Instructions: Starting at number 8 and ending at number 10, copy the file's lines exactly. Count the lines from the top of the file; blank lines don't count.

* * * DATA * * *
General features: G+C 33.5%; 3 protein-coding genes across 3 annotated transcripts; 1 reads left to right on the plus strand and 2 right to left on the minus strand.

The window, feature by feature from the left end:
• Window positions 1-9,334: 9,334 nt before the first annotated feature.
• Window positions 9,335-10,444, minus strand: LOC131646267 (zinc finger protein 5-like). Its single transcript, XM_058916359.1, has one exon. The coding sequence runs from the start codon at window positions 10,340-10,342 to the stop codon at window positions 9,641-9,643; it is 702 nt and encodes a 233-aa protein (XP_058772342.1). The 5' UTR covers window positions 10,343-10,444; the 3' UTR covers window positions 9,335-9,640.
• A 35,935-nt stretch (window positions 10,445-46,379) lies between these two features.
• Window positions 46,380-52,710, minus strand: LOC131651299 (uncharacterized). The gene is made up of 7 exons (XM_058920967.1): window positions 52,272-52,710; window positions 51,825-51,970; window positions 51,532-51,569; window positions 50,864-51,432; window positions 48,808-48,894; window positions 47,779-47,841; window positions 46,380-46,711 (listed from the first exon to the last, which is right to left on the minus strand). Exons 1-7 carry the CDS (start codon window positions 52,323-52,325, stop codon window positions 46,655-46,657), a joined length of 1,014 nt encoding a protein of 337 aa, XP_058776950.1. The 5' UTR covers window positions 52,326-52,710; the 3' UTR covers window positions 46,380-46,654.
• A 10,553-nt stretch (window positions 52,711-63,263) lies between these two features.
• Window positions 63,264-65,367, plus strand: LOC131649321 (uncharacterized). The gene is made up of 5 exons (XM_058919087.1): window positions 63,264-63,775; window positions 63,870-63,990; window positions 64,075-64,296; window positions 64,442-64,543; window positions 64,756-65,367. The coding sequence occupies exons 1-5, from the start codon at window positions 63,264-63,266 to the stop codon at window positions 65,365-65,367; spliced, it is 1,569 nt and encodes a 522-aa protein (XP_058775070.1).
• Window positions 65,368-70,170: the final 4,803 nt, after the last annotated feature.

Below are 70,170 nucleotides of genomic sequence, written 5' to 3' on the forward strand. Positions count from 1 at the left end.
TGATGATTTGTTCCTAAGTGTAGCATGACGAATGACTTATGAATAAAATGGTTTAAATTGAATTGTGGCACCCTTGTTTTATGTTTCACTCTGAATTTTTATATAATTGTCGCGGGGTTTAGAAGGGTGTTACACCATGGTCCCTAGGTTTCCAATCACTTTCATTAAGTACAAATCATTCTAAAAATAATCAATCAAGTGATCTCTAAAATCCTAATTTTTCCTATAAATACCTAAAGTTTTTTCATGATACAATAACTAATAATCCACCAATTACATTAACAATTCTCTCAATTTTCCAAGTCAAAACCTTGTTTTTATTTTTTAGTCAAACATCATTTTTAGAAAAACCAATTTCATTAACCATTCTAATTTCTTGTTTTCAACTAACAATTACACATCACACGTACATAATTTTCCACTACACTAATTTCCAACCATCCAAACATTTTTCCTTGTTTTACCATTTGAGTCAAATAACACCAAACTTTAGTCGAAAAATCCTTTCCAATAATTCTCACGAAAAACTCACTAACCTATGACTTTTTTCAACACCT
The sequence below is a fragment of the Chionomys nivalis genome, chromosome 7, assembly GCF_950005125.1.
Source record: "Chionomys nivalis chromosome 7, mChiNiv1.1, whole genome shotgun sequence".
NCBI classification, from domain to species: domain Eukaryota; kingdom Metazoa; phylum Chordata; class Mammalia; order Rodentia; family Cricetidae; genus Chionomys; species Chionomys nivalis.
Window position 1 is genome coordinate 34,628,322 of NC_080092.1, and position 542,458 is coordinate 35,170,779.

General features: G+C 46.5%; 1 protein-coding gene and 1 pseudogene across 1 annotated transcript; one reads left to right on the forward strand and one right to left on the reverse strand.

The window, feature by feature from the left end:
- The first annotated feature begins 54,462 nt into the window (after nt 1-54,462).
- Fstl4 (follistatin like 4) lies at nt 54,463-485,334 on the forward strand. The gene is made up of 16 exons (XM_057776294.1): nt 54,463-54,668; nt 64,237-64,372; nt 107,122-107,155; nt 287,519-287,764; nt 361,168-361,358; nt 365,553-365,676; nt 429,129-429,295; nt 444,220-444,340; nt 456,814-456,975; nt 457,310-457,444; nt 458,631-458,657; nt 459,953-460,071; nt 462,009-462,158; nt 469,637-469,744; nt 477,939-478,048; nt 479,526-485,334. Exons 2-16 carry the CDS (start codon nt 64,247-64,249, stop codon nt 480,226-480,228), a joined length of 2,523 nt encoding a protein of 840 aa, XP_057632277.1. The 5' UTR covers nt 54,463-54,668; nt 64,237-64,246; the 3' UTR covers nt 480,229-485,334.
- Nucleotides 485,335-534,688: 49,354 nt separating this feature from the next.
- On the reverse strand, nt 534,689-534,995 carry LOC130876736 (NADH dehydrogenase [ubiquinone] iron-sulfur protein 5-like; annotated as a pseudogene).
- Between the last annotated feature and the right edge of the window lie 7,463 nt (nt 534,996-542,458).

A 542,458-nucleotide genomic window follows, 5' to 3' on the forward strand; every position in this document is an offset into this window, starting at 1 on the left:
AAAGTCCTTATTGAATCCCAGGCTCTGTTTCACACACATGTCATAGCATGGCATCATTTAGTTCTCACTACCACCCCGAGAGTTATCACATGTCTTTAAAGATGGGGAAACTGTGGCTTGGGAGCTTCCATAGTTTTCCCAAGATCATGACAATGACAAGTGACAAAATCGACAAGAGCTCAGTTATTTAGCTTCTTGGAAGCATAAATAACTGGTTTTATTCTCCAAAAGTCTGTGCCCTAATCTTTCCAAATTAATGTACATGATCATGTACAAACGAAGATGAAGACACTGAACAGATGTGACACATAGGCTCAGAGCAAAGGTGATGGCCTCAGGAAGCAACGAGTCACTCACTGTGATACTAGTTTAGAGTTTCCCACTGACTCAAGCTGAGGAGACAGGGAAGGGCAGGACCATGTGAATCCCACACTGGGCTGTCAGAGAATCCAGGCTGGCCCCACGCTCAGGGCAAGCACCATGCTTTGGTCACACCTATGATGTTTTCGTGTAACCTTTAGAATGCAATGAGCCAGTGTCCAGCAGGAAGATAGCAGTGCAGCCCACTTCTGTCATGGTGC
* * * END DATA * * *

• Window positions 63,264-65,367, plus strand: LOC131649321 (uncharacterized). The gene is made up of 5 exons (XM_058919087.1): window positions 63,264-63,775; window positions 63,870-63,990; window positions 64,075-64,296; window positions 64,442-64,543; window positions 64,756-65,367. The coding sequence occupies exons 1-5, from the start codon at window positions 63,264-63,266 to the stop codon at window positions 65,365-65,367; spliced, it is 1,569 nt and encodes a 522-aa protein (XP_058775070.1).
• Window positions 65,368-70,170: the final 4,803 nt, after the last annotated feature.

Below are 70,170 nucleotides of genomic sequence, written 5' to 3' on the forward strand. Positions count from 1 at the left end.